1991 Mercedes-Benz F 100 featured pioneering technologies such as operating the phone with buttons on the steering wheel, distance control, electronic tyre pressure monitoring system, among others.
The Mercedes-Benz F 100 research vehicle that was first presented to the public on 12 January 1991 at the North American International Auto Show in Detroit, US, was way ahead of its time.
The research vehicle featured pioneering technologies such as operating the phone with buttons on the steering wheel, distance control, electronic tyre pressure monitoring system as well as many attributes of networked vehicles. Various systems from the F 100 have found their way into series production of contemporary passenger cars and commercial vehicles.
Features from the F 100 such as the gas-discharge headlights or the xenon headlamps were introduced on the E-Class - 210 model series in 1995. The phone-based voice recognition feature was introduced as LINGUATRONIC in the S-Class - 140 model series in 1996.
The vehicle also boasts of various safety features based on conclusions from accident data. Inside the car, the distance between the driver and instrument panel boosts safety. Rear occupants' seats have been offset from the centre and are protected by sturdy rear wheel arches.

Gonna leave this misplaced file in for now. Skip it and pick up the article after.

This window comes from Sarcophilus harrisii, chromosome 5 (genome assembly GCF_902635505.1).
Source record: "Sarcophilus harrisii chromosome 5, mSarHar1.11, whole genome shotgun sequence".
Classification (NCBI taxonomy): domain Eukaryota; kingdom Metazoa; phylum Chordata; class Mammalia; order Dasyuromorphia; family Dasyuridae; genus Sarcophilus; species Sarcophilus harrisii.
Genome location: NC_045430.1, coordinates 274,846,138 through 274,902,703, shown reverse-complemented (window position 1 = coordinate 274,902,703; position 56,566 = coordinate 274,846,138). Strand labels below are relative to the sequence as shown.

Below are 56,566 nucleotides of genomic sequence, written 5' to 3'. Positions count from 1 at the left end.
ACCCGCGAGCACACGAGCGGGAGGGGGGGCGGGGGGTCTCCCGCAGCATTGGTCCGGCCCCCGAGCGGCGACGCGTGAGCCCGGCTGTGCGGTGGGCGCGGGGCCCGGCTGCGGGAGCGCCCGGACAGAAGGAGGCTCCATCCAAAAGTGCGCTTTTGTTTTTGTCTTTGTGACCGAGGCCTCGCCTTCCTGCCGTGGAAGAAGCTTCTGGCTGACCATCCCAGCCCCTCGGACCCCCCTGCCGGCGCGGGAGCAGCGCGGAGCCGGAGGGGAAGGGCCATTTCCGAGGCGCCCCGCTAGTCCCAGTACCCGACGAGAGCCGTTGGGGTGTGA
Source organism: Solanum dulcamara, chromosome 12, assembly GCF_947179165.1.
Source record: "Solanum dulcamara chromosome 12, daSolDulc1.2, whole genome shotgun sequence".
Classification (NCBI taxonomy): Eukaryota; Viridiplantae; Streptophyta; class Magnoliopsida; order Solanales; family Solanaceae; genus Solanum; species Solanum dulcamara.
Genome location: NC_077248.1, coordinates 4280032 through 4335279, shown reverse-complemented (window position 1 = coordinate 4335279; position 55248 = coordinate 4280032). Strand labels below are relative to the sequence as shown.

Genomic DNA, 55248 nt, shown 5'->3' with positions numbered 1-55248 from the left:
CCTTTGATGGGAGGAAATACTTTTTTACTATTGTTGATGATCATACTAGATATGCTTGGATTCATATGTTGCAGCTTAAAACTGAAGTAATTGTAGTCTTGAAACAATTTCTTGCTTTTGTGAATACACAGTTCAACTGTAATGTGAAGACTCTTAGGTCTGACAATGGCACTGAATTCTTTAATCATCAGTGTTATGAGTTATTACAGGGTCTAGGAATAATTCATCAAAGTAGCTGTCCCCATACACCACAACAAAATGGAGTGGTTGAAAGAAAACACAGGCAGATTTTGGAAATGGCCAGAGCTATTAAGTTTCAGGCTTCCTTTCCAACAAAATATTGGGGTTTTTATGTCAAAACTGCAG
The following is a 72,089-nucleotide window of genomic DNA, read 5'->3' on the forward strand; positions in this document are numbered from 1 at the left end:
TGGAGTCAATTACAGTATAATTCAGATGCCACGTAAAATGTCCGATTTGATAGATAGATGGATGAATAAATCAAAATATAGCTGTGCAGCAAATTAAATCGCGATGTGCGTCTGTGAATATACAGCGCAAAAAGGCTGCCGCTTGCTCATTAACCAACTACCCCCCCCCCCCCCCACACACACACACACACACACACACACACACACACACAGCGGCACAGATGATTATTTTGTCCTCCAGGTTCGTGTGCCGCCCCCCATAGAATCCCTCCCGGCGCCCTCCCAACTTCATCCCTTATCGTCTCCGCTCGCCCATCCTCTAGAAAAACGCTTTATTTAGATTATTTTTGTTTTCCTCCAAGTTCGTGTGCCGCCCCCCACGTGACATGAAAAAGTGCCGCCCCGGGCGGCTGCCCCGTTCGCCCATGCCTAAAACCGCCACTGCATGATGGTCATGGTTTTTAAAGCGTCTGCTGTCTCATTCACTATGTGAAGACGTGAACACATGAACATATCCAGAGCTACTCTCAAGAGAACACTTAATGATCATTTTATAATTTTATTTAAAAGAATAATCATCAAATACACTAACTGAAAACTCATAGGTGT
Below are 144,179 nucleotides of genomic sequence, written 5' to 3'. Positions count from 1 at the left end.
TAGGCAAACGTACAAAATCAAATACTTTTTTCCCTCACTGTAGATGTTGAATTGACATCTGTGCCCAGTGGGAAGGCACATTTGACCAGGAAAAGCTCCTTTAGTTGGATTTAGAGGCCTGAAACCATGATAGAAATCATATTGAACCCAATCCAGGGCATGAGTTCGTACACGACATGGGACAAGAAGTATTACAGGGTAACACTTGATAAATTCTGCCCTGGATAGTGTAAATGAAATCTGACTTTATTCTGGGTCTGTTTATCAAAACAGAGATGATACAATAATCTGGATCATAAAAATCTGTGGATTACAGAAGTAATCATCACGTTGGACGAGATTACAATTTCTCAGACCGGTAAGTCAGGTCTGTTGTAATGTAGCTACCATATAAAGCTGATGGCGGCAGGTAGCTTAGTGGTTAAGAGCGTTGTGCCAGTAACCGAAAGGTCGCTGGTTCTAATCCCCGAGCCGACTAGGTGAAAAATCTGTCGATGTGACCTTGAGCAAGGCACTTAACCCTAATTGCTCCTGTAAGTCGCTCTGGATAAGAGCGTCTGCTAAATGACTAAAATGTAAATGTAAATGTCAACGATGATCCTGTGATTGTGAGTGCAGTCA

Much ahead of its time, the F 100 also had various attributes of networked vehicles that are found today. A central screen behind the steering wheel inside the car provides all information grouped by priorities within the driver’s field of vision. Electronics components such as distance control, Active Blind Spot Assist and the reversing camera, provide data and images for a safe journey. This three-decade old vehicle also had automatic lane keeping.
The distance control feature was introduced in the 220 model series S-Class as DISTRONIC in 1998, Active Blind Spot Assist was introduced in 2007 and the reversing camera was seen on the 221 model series S-Class in 2005.
The F 100 today is an exhibit of the Mercedes-Benz Museum in Stuttgart.